The motion that Bootstrap is a force for good in the Web Development industry is a topic of perennial heat. With passionate advocates on both sides strongly opposing the other, it can be unclear when starting out whether it’s a good idea to use Bootstrap or not.
The dogmatic totality of saying you should never use Bootstrap is inherently flawed. There’s many cases where I feel Bootstrap is applicable and justified. That being said, Bootstrap and similar CSS frameworks do have their issues.
The anesthetic of Abstraction
Abstraction can sometimes be an anesthetic to new developers, removing any need for them to learn how to write proper CSS and JS themselves. Most similar CSS frameworks by definition provide a set of reusable classes and logic which hide complexity - brilliant for new developers. The obvious problem here however is that this abstraction is antithetical to the pursuit of real understanding of how the CSS and JS work behind the scenes.
It’s a brilliant exercise to re-create modules, framework design patterns or components from scratch to truly demonstrate understanding. Once you can do this, JS and CSS frameworks simply become a brilliant time-saving device.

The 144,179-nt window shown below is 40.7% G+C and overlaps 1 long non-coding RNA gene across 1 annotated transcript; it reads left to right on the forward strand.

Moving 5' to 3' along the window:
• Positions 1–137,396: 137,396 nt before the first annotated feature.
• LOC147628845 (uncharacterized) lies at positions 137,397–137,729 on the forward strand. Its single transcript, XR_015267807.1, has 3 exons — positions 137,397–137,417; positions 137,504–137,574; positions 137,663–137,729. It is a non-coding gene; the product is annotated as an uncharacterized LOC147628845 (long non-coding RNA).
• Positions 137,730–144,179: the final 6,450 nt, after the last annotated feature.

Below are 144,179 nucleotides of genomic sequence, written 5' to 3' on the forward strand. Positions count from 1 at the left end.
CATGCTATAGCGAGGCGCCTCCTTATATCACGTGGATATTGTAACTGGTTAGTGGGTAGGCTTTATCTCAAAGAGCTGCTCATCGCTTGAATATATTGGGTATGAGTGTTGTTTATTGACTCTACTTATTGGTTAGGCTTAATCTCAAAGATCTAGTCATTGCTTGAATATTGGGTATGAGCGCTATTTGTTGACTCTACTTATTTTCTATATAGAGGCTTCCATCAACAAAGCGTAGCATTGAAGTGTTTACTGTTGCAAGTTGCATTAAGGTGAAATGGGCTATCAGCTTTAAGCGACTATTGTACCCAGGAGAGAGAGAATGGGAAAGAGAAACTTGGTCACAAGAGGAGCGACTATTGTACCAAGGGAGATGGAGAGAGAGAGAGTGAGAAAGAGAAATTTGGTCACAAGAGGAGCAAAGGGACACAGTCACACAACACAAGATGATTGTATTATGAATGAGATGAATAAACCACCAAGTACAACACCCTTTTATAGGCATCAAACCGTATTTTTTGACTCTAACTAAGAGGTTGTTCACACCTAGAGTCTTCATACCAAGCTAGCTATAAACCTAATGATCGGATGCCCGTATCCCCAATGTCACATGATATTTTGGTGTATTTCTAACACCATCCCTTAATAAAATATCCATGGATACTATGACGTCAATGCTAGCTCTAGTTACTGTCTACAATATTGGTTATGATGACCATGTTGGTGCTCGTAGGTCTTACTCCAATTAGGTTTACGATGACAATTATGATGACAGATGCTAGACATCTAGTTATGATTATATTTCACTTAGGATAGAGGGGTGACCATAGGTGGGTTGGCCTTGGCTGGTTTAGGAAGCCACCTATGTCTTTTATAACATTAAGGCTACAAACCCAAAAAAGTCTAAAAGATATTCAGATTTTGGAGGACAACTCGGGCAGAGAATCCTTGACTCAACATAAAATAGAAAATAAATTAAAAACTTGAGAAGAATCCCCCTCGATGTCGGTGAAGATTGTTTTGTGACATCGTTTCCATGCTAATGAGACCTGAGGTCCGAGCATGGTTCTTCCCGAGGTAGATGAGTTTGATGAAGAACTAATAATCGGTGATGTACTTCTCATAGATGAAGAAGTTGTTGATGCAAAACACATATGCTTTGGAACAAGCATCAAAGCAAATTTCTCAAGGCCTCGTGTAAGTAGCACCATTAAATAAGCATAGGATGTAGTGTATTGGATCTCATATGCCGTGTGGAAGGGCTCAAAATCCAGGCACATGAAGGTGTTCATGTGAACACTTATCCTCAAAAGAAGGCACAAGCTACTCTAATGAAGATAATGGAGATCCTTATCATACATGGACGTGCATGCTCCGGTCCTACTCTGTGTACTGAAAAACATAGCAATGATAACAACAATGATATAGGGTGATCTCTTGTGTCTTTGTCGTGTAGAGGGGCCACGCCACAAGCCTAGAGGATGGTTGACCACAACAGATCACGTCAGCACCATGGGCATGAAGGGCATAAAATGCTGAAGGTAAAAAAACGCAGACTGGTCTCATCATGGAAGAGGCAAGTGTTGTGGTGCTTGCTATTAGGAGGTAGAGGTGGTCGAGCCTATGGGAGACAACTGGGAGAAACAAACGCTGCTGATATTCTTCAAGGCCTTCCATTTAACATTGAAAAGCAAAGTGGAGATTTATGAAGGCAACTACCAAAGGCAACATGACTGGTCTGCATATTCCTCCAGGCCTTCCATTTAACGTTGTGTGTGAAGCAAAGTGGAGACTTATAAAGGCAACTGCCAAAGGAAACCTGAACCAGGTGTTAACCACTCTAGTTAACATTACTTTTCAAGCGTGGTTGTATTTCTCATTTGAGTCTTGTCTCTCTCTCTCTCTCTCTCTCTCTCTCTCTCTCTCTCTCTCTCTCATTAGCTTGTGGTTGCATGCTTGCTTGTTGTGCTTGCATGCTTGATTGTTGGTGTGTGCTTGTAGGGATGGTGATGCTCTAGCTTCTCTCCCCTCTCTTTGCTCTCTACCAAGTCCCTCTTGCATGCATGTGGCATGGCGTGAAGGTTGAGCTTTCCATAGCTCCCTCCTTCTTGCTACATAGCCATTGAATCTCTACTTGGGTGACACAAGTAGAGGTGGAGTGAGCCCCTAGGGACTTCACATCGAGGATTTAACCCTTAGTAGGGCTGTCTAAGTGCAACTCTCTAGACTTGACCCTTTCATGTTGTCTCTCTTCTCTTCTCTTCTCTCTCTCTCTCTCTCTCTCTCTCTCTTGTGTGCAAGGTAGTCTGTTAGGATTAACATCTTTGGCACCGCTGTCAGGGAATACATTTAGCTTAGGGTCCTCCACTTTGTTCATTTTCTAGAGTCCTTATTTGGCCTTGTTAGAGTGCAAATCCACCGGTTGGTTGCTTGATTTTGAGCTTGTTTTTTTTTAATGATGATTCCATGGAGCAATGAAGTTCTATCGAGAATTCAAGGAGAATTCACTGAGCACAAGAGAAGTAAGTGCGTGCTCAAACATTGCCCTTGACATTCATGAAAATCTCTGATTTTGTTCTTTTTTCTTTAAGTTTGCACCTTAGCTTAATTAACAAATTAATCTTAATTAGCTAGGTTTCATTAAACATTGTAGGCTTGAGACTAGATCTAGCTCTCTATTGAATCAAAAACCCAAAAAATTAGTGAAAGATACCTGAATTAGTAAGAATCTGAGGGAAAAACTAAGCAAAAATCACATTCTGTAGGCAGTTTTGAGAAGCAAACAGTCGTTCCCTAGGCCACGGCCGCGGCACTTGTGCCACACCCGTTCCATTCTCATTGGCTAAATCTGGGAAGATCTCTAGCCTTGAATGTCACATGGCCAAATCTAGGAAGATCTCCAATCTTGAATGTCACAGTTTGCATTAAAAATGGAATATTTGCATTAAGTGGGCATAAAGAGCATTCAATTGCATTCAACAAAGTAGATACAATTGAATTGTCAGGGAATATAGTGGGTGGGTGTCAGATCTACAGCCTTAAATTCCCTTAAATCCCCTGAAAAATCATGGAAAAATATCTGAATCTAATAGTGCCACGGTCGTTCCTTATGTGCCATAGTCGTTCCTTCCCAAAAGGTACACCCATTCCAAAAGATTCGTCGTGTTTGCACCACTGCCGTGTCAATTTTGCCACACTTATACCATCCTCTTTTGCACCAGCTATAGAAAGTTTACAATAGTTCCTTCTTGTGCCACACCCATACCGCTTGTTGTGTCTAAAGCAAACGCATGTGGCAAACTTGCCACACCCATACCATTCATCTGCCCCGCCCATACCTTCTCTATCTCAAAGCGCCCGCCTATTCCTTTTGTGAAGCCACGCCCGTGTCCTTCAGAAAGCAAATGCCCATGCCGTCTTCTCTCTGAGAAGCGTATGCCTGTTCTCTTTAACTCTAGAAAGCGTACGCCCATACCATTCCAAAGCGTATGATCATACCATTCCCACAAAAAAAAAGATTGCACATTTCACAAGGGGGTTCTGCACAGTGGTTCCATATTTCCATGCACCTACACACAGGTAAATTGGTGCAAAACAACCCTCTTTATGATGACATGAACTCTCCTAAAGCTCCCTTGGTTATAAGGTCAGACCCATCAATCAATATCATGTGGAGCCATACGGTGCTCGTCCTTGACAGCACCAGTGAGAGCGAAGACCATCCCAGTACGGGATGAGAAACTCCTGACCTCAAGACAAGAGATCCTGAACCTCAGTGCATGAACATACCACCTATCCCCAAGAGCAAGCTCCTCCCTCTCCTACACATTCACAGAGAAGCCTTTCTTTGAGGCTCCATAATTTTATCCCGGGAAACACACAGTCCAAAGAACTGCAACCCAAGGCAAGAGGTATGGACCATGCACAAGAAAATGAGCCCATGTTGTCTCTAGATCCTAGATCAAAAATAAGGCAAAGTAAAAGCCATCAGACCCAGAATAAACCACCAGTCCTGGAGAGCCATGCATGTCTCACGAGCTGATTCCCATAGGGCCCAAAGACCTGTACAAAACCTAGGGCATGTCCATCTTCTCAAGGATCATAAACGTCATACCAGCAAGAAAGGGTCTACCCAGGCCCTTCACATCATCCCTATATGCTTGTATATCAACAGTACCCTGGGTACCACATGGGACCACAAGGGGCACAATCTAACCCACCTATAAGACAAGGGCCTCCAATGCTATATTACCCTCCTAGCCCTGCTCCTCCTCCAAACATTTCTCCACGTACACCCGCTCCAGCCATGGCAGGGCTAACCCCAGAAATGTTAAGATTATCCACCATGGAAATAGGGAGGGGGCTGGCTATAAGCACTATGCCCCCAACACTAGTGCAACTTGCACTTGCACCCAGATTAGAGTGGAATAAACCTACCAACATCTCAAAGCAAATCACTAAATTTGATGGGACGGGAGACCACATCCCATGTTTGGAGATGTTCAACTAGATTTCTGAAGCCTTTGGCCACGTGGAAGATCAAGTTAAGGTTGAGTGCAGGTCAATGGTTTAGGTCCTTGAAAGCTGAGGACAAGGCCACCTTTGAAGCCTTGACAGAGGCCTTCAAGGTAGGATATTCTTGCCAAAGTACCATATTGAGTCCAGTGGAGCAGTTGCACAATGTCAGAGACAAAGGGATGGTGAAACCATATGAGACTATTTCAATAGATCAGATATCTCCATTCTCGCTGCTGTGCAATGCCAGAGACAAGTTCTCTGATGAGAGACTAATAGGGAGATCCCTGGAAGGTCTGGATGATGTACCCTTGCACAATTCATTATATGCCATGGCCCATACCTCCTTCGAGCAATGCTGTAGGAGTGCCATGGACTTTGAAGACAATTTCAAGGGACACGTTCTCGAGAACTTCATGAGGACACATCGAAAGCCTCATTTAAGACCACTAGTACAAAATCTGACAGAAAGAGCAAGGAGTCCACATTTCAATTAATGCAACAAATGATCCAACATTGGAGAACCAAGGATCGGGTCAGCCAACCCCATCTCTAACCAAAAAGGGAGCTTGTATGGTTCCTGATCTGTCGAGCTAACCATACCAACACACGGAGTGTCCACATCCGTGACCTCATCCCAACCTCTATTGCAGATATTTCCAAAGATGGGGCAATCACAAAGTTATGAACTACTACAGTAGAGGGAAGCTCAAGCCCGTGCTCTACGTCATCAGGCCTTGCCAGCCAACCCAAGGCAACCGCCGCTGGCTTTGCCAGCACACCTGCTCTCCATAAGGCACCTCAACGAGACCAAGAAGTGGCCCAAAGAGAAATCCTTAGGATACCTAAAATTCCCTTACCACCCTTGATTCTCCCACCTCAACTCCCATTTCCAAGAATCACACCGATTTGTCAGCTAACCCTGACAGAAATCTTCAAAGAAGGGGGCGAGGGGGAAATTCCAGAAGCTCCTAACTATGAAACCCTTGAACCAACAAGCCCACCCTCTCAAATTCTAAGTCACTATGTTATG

Why Bootstrap is awesome
Bootstrap is awesome for myriad reasons. Most notably, the process of building a MVP (Minimum Viable Product) can be sped up severalfold with the kind of functionality a framework like Bootstrap offers with one simple
bower install bootstrap. I would imagine this is applicable to startups too, where time really is an issue.
Bootstrap being ubiquitous and used by major companies attests to its usefulness for select scenarios. I feel it’s important to ask yourself however if you really need to use Bootstrap at the start of the project: if the extra CSS network request is worth it and if you’re certain you aren’t using it for its ‘anesthetic’ qualities if you’re a new developer.